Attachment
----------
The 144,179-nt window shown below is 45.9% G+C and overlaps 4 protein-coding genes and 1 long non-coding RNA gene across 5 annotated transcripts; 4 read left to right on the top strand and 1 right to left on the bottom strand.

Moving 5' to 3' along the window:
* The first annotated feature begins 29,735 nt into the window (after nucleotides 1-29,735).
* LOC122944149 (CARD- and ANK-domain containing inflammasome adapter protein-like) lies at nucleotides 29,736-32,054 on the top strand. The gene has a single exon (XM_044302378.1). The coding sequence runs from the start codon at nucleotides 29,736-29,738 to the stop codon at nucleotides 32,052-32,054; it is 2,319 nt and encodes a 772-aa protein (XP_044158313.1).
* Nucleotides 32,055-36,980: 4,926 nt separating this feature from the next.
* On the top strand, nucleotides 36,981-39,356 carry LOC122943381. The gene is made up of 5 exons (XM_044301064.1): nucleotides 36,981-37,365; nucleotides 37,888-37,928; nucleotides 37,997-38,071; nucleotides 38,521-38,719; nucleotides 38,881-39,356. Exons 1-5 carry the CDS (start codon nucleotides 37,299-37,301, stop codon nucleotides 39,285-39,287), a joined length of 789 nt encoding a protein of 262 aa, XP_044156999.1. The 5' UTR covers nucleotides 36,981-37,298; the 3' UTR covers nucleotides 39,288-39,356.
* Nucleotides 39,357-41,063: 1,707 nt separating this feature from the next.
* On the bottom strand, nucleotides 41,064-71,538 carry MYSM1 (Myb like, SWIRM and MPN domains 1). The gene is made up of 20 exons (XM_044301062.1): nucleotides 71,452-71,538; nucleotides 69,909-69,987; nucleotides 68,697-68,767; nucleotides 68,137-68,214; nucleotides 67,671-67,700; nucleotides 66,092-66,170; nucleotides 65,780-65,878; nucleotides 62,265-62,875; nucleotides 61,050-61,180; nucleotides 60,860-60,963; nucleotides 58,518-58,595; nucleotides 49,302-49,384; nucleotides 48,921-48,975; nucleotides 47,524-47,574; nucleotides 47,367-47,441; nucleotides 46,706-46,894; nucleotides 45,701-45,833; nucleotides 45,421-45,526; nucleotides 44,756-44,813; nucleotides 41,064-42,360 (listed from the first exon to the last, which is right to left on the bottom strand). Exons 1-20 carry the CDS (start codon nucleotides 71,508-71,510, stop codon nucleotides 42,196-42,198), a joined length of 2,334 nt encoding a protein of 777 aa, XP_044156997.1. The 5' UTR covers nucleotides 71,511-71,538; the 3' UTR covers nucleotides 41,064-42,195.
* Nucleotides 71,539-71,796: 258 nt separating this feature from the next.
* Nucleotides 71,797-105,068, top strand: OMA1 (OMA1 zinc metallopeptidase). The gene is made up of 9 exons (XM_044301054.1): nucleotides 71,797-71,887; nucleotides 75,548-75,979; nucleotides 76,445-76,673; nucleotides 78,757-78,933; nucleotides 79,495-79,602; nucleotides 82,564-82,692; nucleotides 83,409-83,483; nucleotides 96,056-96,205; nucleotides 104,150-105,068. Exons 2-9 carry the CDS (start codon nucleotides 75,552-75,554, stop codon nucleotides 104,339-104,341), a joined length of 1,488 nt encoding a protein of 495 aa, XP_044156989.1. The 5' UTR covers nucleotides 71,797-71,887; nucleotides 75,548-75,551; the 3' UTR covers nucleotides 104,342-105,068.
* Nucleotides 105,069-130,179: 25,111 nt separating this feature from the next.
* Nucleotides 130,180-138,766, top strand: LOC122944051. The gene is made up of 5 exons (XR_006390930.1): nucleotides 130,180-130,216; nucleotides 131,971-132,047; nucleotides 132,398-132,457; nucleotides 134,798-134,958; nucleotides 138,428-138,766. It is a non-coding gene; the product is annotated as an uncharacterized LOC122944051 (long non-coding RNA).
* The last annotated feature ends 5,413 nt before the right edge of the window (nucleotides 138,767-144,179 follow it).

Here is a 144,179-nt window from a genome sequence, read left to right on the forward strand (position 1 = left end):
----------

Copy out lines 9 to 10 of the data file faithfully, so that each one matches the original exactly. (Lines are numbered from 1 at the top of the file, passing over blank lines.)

* Nucleotides 71,539-71,796: 258 nt separating this feature from the next.
* Nucleotides 71,797-105,068, top strand: OMA1 (OMA1 zinc metallopeptidase). The gene is made up of 9 exons (XM_044301054.1): nucleotides 71,797-71,887; nucleotides 75,548-75,979; nucleotides 76,445-76,673; nucleotides 78,757-78,933; nucleotides 79,495-79,602; nucleotides 82,564-82,692; nucleotides 83,409-83,483; nucleotides 96,056-96,205; nucleotides 104,150-105,068. Exons 2-9 carry the CDS (start codon nucleotides 75,552-75,554, stop codon nucleotides 104,339-104,341), a joined length of 1,488 nt encoding a protein of 495 aa, XP_044156989.1. The 5' UTR covers nucleotides 71,797-71,887; nucleotides 75,548-75,551; the 3' UTR covers nucleotides 104,342-105,068.